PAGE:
The False Security of Notifications
The False Security of Notifications
We all have setup alarms in the past for our apps and infrastructure, but are they giving us a false sense of security?
Join the DZone community and get the full member experience.Join For Free
On one of my recent projects, I just got added to a distribution list that receives alerts from our monitoring system. For the first few days I tried to read some of those notifications, but then one day when I opened my email it was flooded with about 500 or so messages. Some of them were more of less the same message coming every few seconds/minutes. Over the course of a few weeks, I got around 100+ messages every day, most of them while I was asleep.
The most interesting things that came to my notice are:
- Most of these alerts, while they are warnings, don’t really threaten to bring any of our services down anytime soon. Some of these aren't even acted upon and they self recover.
- The team only acts on a couple of these; everything else is more like noise.
- Inboxes get flooded during the night when our core support team is sleeping and there is no way to know for the core support team if something is going to fail soon.
it’s like jumping into my car and every time i see the dashboard every light in there is brightly lighted up – to the point that one day i stop caring. eventually, someday something will fail – I just hope it’s not the day when I am driving to someplace in an emergency
When I reached out to the team and articulated the issue I have with our notification strategy, the prompt response I received was to create a new DL, which I believe will be the goto list where all notifications go. Yes, I will be receiving fewer emails and maybe none, but it solves nothing.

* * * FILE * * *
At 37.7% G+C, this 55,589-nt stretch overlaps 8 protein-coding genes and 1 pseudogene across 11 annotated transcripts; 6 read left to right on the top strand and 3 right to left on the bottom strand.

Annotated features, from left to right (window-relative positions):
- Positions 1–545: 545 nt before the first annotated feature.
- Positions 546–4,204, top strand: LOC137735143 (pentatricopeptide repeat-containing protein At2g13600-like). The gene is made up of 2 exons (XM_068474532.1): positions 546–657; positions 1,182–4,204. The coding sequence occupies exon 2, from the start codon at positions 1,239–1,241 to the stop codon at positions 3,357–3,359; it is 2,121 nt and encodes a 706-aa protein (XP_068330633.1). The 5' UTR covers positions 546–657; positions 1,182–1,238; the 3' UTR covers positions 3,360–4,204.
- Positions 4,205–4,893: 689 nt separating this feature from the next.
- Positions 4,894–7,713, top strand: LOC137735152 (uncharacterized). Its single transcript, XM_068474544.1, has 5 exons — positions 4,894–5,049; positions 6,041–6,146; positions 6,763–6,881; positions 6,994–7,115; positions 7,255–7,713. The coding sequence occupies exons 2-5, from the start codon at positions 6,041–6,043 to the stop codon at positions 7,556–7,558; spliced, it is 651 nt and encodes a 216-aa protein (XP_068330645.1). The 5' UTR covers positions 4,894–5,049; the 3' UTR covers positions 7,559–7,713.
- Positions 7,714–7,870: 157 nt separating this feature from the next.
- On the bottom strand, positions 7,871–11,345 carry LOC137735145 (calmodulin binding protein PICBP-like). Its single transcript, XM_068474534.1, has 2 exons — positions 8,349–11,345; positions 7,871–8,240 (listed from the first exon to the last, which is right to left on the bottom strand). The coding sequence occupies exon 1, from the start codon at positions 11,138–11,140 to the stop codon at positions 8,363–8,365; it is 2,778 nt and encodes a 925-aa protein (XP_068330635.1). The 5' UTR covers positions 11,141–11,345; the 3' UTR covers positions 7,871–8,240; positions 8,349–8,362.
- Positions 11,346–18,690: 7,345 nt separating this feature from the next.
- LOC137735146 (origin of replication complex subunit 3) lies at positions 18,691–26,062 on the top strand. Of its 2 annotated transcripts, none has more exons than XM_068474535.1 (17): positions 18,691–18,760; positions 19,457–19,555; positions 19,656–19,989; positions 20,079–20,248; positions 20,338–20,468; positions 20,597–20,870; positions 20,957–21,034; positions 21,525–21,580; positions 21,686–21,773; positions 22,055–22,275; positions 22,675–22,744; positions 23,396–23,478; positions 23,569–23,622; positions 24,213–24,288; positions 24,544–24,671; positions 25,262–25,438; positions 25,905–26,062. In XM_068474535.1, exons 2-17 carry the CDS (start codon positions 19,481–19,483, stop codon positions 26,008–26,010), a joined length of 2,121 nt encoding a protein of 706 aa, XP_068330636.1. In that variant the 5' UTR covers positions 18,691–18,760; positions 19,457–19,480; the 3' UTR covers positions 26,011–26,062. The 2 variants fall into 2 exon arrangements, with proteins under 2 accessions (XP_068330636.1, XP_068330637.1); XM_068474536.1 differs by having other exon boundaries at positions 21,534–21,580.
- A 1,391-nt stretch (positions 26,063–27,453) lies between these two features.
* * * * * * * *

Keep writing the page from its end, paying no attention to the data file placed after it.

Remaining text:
This is just a huge symptom, and if you see in your organization you should wonder if the team is on top of knowing when something is really gonna fail. Or are you relying on a system that sends everything it sees wrong as a notification and lets a bunch of humans decide what to act on or not? You also can't avoid the fact that many of these notifications are going over a channel that has no way to “push” notify a user of an issue.
Think of a car dashboard with all these lights sitting not in front of a driver, but in the glove box. someone would have to open the glove box to see if a light is on or not. The light maybe on for hours before someone realizes something’s gone wrong.
I don’t have a technical solution in place for my project yet, but the analogy that I will leave you all with is to think of what a notification/alerting system should look like?
- Should your car’s dashboard light up with a green indicator when something has happened.
- Green and soft clicking sounds – eventually a driver will see it and will turn it off, but you don’t want to alarm the driver – it’s not detrimental
- Have the car’s dashboard light up in yellow like a warning. I have my car light up with a fuel warning as soon as the levels are dangerously low. I can still drive 80-100 kms based on how I drive but it’s more than enough for me to eventually see it and get to a refueling station
- Have car’s dashboard flash a bright red – like "doors open". Well, you won't want to drive your car with the doors or hood open. Hence, a bright red warning sometimes accompanied with a few sounds.
- Or have a sound beep every few seconds. I like how my car alerts me every few seconds when i dont have my seat belt on or when I drive over 120 kmph. It’s like reminding me every 10 seconds that I have something that could go fatally wrong.
How will this translate for me and my project team is something I don’t know yet. But, as we go about fixing this, I will post if here. What have you done to address your strategy, or is it still all dashboard lights flashing all the time?
Published at DZone with permission of Kapil Viren Ahuja , DZone MVB. See the original article here.
Opinions expressed by DZone contributors are their own.